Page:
Vitamin supplements have a mix of nutrients, some of which we lack in our day to day diet and some that can be damaging when consumed in excess. Like vegans might require calcium as they avoid dairy products. An excess of nutrients can cause ailments than prevent them, eg: excess zinc reduces immunity. So stick to a balanced diet and avoid supplements.
If you are at all like me, everytime you walk into your local pharmacy, drugstore or even supermarket, you become overwhelmed by the sheer volume of the vitamin aisle. Sure, you may have headed there just to pick up some cough drops for that scratchy throat but minutes later you’re juggling an armful of pill bottles as you make your way to the cash register, leaving about $100 poorer.
When you see the number of vitamins on the market, it’s hard not to feel like you could have a deficiency. Even if you do feel healthy, you might start to think you could somehow become superhuman by adding an extra pill (or five) to your morning routine. An increasing number of studies, however, are finding just the opposite – we may be putting ourselves more at risk with the number of supplements the average person consumes.
The nature of the word ‘supplement’ implies that it is necessary in order to complement something lacking in our consumption. In the case of vegetarians or picky eaters, this may very well be the case. Many vegetarians are advised to take a B12 supplement, and while it is possible to get these from plant sources (sweet potatoes, seaweed, nutritional yeast, to name a few), a supplementary source is usually suggested.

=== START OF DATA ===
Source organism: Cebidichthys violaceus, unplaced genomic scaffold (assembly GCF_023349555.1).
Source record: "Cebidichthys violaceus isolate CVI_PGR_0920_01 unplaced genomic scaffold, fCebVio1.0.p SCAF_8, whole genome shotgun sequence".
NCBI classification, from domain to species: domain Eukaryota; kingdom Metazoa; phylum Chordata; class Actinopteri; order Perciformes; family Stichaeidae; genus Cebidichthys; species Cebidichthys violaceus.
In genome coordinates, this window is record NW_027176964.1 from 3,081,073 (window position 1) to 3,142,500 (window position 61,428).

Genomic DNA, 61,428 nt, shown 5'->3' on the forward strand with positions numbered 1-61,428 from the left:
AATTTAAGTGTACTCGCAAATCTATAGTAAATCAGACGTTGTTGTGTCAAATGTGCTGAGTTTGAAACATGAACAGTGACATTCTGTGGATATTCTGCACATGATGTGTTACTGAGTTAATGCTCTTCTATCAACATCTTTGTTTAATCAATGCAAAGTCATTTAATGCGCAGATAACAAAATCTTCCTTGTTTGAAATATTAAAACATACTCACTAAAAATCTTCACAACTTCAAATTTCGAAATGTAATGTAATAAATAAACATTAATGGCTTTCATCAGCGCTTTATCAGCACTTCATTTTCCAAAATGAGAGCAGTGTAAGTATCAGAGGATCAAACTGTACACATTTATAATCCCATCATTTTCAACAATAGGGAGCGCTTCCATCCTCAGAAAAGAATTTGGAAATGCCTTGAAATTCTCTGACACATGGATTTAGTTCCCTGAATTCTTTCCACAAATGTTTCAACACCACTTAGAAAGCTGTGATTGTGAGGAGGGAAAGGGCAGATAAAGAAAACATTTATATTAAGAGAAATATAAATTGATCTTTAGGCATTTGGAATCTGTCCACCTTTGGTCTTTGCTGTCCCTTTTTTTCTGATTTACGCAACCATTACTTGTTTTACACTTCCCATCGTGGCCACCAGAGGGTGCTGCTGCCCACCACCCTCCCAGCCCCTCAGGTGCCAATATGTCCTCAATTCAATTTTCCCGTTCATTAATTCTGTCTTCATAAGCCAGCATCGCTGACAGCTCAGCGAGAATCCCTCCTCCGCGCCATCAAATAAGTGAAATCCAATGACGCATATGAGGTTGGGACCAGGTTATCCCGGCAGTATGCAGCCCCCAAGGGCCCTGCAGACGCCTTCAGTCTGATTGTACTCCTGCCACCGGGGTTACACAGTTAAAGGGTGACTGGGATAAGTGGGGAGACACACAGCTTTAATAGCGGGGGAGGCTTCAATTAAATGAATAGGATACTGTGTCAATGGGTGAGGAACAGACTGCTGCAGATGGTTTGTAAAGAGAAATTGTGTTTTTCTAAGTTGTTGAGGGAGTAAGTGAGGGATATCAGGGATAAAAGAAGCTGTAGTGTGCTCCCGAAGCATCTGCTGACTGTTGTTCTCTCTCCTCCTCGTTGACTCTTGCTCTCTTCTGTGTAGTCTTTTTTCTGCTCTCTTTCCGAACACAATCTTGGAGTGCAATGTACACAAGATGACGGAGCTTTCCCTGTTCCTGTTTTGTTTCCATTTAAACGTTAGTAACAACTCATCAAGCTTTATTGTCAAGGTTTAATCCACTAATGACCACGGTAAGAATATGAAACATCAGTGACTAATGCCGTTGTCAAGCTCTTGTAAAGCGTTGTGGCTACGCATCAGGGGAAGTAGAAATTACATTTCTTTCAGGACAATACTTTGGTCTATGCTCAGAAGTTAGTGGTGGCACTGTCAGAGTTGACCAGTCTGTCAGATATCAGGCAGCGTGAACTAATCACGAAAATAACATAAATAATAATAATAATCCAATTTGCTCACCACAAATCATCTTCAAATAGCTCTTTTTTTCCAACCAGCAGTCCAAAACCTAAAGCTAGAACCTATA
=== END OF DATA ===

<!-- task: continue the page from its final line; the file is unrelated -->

Vegans, what with their avoidance of dairy, should surely be calcium deficient, right? Not necessarily. Calcium levels are fairly high in dark leafy greens, broccoli, and legumes, meaning supplements are rarely required to meet daily requirements.
In the case of anyone on a special diet, or just a picky eater who avoids foods with essential nutrients, vitamins and supplements are a proven solution. However, for those of us already eating a fairly healthy diet (which is probably a good portion of people in the First World) taking an excess of vitamins is unnecessary.
When a small pill brings promise of glowing skin, the thickening of hair, or the aiding in weight loss, it can be quite tempting. The reality however, is that these supplements aren’t absorbed the way naturally occurring nutrients in our food would be. A case in point is the glorified vitamin B.
B-Vitamins are said to raise energy levels, promote healthy skin and aid in red blood cell production, a particular emphasis on the need for more B12 has been noted in recent years. However the body’s ability to absorb these vitamins is well under capacity of the high volume most supplements offer. This results in malabsorption and a large amount of the vitamins you paid a pretty penny for, are excreted (ever had that bright neon urine that was a little bit concerning? That’s those expensive B Vitamins making a swift exit).
Not only is vitamin overconsumption unnecessary from a biological point of view, it can even be harming if abused. Too much zinc can actually reduce immune function, and excessive niacin has been linked to cell damage. The list goes on.
In the days of long sea voyages and citrus blights, Vitamin deficiency was a serious concern, scurvy being the direct result of a lack of Vitamin C. However in today’s world where varieties of food are accessible to a wide range of people, a well-balanced diet is our best bet for receiving the right amount of nutrients and vitamins.